Volcano Power Coming to U.S.

November 2nd, 2012
in econ_news, syndication

Econintersect:  The Newbury volcano in Oregon is the region's largest shield volcano which most recently erupted over an active period from about 480 Newbury-volcano-caption-SMALLAD to  about 700 AD.  The shield dome is of the order of 20 miles wide (maximum east to west) and 45 miles long (north to south) located just south of Bend, OR.  The seven mile diameter caldera is about 30 miles south-southeast of Bend.  (See map below.)

A geothermal development project is underway to build an electricity generating facility using the 6000F (3000C) thermal energy available near the surface from less than a mile to more than two miles down.

Follow up:


Map from Wikopedia.

The project is called the Newbury EGS demonstration, funded by the U.S. Department of Energy (DOE Geothermal Technologies Program) and two private companies, Altarock Energy and Davenport Newbury Holdings.  The thermal drilling areas are four to five miles from the center of the caldera and one to two miles outside the rim.


The process of creating subterranean aqueous thermal reservoirs involves a process of hydroshearing, a cousin to the hydrofracking process which has come under criticism in the process of extracting natural gas from shale formations.  The main differences between the fracturing process for natural gas extraction and that for thermal energy extraction include:

  • Much less freshwater required for geothermal;
  • Fewer surface sites for geothermal;
  • Geothermal extraction has a closed recycling material system while natural gas production is continuously removing material from fracking fluids;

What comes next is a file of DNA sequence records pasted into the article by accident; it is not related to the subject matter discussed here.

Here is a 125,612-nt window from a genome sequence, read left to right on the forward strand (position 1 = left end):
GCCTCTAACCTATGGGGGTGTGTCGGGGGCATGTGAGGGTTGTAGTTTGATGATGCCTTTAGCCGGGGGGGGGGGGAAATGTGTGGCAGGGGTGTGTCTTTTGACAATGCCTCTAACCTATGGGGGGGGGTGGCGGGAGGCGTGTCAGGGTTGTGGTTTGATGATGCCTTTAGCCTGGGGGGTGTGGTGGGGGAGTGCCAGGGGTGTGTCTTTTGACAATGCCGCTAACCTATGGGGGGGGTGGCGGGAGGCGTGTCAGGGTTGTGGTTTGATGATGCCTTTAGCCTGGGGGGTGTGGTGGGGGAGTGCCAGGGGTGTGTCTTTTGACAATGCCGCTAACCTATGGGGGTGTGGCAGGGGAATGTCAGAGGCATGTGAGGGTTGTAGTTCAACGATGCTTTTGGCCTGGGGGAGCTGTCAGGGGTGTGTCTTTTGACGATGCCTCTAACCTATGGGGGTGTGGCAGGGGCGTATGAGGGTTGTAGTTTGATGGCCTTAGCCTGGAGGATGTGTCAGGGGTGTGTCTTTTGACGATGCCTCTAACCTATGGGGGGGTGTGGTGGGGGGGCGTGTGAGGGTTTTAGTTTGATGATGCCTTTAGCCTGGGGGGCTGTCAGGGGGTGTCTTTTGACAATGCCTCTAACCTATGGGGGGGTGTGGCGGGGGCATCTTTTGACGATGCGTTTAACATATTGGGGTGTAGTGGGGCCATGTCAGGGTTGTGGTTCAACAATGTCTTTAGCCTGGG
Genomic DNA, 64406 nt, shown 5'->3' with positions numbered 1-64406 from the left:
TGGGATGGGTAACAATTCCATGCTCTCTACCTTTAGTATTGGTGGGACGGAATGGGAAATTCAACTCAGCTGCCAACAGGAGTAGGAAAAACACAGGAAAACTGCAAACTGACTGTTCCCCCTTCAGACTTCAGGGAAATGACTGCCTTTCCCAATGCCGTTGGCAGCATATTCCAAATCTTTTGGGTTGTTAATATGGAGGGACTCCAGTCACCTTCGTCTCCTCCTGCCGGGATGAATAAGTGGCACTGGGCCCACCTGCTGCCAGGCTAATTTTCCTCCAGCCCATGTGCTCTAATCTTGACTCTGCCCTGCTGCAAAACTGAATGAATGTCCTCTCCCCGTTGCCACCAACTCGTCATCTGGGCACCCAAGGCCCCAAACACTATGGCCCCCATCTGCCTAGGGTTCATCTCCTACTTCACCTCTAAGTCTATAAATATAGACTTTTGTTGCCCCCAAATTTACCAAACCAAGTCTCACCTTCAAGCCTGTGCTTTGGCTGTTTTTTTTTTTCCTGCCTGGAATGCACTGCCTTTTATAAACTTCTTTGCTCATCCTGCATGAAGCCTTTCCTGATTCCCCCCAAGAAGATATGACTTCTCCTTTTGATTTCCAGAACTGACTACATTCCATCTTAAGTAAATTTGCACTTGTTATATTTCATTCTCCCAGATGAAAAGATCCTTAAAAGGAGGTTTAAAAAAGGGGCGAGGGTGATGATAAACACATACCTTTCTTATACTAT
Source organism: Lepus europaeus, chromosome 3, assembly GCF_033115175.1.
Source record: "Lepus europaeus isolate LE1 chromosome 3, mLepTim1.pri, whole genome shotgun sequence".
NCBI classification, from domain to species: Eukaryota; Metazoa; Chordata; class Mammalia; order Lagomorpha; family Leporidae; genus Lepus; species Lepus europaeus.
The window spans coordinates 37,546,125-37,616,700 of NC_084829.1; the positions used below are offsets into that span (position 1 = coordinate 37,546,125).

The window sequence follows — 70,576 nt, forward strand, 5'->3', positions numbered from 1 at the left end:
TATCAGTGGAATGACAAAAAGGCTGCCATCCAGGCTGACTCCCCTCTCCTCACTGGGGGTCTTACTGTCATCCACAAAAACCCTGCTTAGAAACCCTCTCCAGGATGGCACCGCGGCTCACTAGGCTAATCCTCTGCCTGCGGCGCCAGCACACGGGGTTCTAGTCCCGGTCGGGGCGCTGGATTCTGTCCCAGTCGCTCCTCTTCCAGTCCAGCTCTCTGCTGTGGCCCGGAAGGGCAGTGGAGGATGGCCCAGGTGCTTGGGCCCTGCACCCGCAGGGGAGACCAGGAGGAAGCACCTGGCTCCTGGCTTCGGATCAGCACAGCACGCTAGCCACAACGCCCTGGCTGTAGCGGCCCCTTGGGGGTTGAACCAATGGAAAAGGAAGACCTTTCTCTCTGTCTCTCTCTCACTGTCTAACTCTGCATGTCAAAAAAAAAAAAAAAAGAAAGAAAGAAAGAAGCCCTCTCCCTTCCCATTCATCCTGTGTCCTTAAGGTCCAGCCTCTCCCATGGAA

• Geothermal depends on cold water thermal shock for producing slippage in existing fractures in subterrainian rock while shale fracking uses added slurries to enhance shale fracturing;
  • Geothermal processes involve fluid pressures much lower (25%-30%) compared to hydrofracking.




While there seem to be fewer potential problems with geothermal reservoir creation than with fracking, there are potential environmental impacts, which include:

  • Subterranean fluids contain gases including CO2, hydrogen sulfide, methane and ammonia;
  • Subterranean fluids may contain trace amounts of mercury, arsenic, boron, antimony and other compounds and minerals;
  • Land subsistence has been observed;
  • Hydraulic fracturing has produced seismic events.

The headline for this article is actually misleading.  The United States is already the largest geothermal power producer in the world, more than 60% ahead of number two Philippines and almost 2.6x number three Indonesia.  However the contribution to total power for the country was less than 1 % in 2010.  For Iceland, Philippines and El Salvador geothermal generation provides from 25% to 30% of all power.


Table from Wikipedia.

John Lounsbury


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